With the holidays upon us, it might seem like a good idea to get a jump start on that New Year’s resolution. Lose weight, avoid all that holiday overeating, and sail into the new year one step ahead of your goals. Not so fast. While dieting during the holidays may seem like a great plan, it actually has the potential to seriously backfire.
Think about it. When you restrict yourself, especially at something like a holiday gathering, it’s stressful. You’re seriously testing your willpower, trying to convince yourself that you don’t want all the food staring you in the face; plus it disconnects you from everyone else.
Then if you do end up giving-in you feel guilty, probably don’t really enjoy the food, and are more likely to not stick to your diet the next day, or just throw the whole thing out the window.
Dieting and your body
There are a few key hormones in play when you diet: Leptin, which controls satiety; ghrelin, which controls hunger; and cortisol, which helps stimulate immune system function and mobilize fat, but only when acutely elevated (more on that in a minute).
Your body is smart. It’s designed for survival. While that was super helpful during the caveman days, it’s not always so great in the modern world. While you may know that there’s plenty of food around, your body does not. When you lower your calories your body doesn’t know it’s because you’re intentionally trying to lose weight. So your body does it’s best to keep you from losing too much weight.
Now imagine you’ve been dieting for a few weeks, your metabolism is lowered, and then you end up overeating at a few parties. The extra food from the parties is going to have more of an impact than before you started dieting. Note this is not starvation mode, there’s really no such thing. While your metabolism does slow when you diet there’s no evidence that it slows to a point where you can’t lose weight or actually start gaining weight.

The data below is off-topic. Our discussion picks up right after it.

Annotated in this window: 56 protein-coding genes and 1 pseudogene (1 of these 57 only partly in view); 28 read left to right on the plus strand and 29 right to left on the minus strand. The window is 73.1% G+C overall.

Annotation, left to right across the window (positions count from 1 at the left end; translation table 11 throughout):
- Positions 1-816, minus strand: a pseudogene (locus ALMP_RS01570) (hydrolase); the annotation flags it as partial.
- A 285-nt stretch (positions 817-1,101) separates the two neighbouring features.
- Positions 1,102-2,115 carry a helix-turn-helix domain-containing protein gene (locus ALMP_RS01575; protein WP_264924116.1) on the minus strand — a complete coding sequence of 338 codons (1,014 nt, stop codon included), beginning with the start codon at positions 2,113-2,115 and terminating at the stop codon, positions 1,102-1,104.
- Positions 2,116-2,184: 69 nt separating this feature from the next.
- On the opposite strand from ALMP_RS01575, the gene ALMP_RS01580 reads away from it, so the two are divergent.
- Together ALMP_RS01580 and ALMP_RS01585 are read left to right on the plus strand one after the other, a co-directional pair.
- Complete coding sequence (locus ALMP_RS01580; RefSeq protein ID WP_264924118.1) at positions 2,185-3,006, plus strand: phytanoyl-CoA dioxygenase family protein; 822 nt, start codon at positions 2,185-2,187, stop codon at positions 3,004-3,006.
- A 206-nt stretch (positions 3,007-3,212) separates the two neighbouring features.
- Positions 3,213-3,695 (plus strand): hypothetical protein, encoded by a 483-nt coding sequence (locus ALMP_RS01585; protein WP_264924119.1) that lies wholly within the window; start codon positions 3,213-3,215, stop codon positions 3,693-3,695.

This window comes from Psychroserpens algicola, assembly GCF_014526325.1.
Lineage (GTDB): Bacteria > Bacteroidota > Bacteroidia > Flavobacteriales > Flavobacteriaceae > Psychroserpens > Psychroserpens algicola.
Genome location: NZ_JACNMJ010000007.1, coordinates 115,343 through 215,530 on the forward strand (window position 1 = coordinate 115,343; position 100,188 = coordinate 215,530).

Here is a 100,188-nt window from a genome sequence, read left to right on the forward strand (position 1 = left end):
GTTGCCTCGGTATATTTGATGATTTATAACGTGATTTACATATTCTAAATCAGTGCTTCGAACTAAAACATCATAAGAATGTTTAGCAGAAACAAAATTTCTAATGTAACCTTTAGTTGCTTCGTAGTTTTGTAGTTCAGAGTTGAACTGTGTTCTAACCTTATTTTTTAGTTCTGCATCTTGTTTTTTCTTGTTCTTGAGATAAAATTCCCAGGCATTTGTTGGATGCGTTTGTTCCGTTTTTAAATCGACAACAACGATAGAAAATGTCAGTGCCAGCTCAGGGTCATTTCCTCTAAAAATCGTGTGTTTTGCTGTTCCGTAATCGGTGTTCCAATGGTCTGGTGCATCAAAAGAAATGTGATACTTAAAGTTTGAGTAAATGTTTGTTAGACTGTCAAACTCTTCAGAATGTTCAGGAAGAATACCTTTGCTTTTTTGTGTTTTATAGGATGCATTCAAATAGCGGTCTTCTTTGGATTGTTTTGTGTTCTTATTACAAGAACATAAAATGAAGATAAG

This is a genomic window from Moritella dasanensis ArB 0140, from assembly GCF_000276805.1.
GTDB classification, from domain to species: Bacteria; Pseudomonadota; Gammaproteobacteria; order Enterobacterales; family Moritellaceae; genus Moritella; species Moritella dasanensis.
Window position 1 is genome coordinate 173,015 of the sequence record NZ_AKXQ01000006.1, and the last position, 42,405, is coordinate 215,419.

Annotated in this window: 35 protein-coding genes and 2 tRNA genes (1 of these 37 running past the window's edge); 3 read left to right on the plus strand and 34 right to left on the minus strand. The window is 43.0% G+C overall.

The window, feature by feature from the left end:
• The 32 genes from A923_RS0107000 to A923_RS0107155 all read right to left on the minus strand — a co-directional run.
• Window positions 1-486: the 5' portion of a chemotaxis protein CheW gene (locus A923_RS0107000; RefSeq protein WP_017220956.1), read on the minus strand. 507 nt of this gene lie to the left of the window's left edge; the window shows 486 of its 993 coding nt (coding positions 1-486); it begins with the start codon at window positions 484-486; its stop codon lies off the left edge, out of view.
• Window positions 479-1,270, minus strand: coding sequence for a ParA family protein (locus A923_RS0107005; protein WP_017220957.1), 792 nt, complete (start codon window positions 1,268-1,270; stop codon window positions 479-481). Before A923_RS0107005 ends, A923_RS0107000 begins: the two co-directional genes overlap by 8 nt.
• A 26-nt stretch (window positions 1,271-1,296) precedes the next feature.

Let’s talk about stress
Stress is a big factor in weight loss, although it’s often overlooked. Stress raises cortisol, dieting is a stress. So while dieting raises cortisol, you’re now adding to that with the stress of trying to deny yourself Christmas cookies. Chronically elevated cortisol can cause fat storage (definitely not the goal if you’re dieting), decreased immune function, and water retention. For more on this read this.
When calories are lowered, so is leptin which can make it tougher to feel full. In addition to leptin being lowered, ghrelin is increased. This means not only are you less satiated from your meals but you’re also hungrier. For more check out this article.
As an added bonus, when you decrease caloric intake your metabolism slows down and you move less. I’m not talking about exercise, I’m talking about all the non-exercise movement you do throughout the day without thinking, like fidgeting. Yep, your body is really trying to save you from starving to death in your cave. Not fair, right? Keep reading, I promise there’s a light at the end of the tunnel.
Are you starting to see how dieting during the holidays might not be the best idea?
Enjoy your holidays
But if you relax and allow yourself to enjoy the holidays, really savor your food, and focus on connecting with those around you, not only will it be less stressful but you’re less likely to wind up bingeing because it takes away the guilt. You’re not cheating on your diet, you’re enjoying a slice of pie. Big difference.
Tips to get through the holidays without gaining a ton of weight or feeling guilty:
- Pick the foods you enjoy, don’t just eat because it’s there.